Working for Minnesotans
After graduating from UMD, James was on an urban planning trajectory. He earned a master’s degree in urban and regional planning from the Humphrey School of Public Affairs and launched right into in the field.
He started as a consultant planner for the Community Growth Institute in Brainerd, Minn., and then went on to be the city planner and Community Development Directory for the City of Arden Hills, Minn.
In 2010, he began as a senior project manager and later rose to vice president of housing development with Aeon, a nonprofit affordable housing developer based in Minneapolis. His next position was as a municipal advisor at Ehlers, an organization that works with local governments on bonding, economic development, and housing development.
In March 2019, he was appointed as the new assistant commissioner for the multifamily division at the Minnesota Housing Finance Agency. At Minnesota Housing, James leads the state’s efforts to develop and preserve rental homes that are affordable throughout Minnesota. “I am honored to work at Minnesota Housing with an amazing and talented team that cares so deeply about providing affordable homes,” James says.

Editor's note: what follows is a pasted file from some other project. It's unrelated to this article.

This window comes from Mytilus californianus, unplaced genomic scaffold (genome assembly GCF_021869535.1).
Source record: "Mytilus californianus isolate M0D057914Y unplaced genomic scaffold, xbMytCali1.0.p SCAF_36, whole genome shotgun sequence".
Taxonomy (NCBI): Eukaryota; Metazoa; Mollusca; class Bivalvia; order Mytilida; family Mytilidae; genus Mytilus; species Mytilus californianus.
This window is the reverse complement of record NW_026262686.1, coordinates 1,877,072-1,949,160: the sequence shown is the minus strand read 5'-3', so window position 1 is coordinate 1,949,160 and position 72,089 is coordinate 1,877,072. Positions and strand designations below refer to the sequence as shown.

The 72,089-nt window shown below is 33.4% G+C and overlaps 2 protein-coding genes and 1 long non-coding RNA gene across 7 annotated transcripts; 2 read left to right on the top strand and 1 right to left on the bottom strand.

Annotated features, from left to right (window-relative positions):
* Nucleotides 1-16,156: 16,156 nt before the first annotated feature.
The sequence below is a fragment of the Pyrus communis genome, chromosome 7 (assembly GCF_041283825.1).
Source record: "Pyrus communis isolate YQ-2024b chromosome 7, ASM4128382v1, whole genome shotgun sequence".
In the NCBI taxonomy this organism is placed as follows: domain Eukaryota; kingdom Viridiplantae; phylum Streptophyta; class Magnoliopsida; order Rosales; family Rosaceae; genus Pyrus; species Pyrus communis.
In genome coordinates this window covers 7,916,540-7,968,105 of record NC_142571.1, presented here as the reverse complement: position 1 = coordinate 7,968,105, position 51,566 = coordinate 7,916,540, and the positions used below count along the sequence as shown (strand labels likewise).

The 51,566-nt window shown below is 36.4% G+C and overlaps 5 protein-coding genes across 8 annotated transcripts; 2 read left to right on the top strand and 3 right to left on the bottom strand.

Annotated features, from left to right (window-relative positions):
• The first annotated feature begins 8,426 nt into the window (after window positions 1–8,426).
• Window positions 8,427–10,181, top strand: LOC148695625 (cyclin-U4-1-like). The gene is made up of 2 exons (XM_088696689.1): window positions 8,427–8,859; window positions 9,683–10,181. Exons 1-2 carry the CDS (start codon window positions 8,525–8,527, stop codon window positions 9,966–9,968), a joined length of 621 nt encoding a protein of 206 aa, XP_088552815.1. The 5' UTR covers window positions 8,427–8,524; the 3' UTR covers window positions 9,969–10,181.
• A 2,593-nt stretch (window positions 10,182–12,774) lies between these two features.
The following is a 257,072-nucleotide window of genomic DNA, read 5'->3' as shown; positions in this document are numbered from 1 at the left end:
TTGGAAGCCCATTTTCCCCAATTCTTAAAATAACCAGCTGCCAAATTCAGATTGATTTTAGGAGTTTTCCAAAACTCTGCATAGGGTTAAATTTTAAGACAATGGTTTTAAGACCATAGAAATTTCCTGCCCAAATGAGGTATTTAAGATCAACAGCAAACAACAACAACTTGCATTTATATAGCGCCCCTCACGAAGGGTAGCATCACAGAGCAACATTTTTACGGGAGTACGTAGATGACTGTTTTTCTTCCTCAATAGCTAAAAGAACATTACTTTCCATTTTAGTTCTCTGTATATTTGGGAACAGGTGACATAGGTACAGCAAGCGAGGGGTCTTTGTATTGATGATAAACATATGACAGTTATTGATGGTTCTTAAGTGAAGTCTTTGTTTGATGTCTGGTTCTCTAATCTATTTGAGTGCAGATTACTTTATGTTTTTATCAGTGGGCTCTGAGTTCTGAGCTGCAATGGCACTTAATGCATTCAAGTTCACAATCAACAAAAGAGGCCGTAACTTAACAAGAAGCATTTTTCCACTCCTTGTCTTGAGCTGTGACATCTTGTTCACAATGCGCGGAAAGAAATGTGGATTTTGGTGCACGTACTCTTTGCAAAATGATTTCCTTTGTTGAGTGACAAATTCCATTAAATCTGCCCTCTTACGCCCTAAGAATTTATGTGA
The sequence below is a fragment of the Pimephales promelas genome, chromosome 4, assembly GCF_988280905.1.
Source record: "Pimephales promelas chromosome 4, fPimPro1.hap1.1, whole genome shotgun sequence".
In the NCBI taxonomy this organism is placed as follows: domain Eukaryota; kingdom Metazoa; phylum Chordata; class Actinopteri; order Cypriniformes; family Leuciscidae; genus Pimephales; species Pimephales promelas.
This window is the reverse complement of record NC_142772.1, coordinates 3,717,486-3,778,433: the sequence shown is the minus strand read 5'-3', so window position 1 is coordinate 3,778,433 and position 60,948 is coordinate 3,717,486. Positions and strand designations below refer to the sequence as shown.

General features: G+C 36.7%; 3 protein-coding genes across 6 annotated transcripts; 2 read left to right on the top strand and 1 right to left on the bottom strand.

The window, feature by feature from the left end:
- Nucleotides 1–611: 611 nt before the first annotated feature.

All along the way, James says, “I wanted to help make Minnesota better for everyone.” James says that Minnesota as a state will be stronger if it can provide stable housing that is affordable to those that need it. “Housing is the starting point for better health and education outcomes, especially as we work to build strong communities and a strong workforce for the future.”
Betty lived a long, full life. Her husband died in the 1950s and they did not have children. Betty semi-retired from the Toro lawnmower company in the 1970s but ended up working at two different restaurants and then a laundromat until she completely retired in 1995. Shortly before Betty turned 95, she wasn’t able to stay in her home any longer due to health reasons. She moved into the local nursing home and made James the executor of her estate.
Shortly before Betty turned 95, she wasn’t able to stay in her home any longer due to health reasons. She moved into the local nursing home and made James the executor of her estate.
“I saw how much she sacrificed to help me make my life better. She showed me the importance of hard work, education, and listening. She also let me be a goofy kid that needed to learn lessons along the way,” he says. “That made a deep impact on me.”
With James by her side, Betty passed away when she was 99 years old. “She was an amazing woman,” James said.
This past year, James contacted UMD to set up scholarship in Betty’s name. “I wanted to honor her in a way that she would be proud.”
The multi-year scholarship will support a student studying geography. He’s paying it forward. “I’m so grateful to Betty. I don’t know where I would be without her. She was always helping people, and this feels like something she would want.”
About the UMD Geography Program
Photo above: James and Betty in Betty's home in Windom.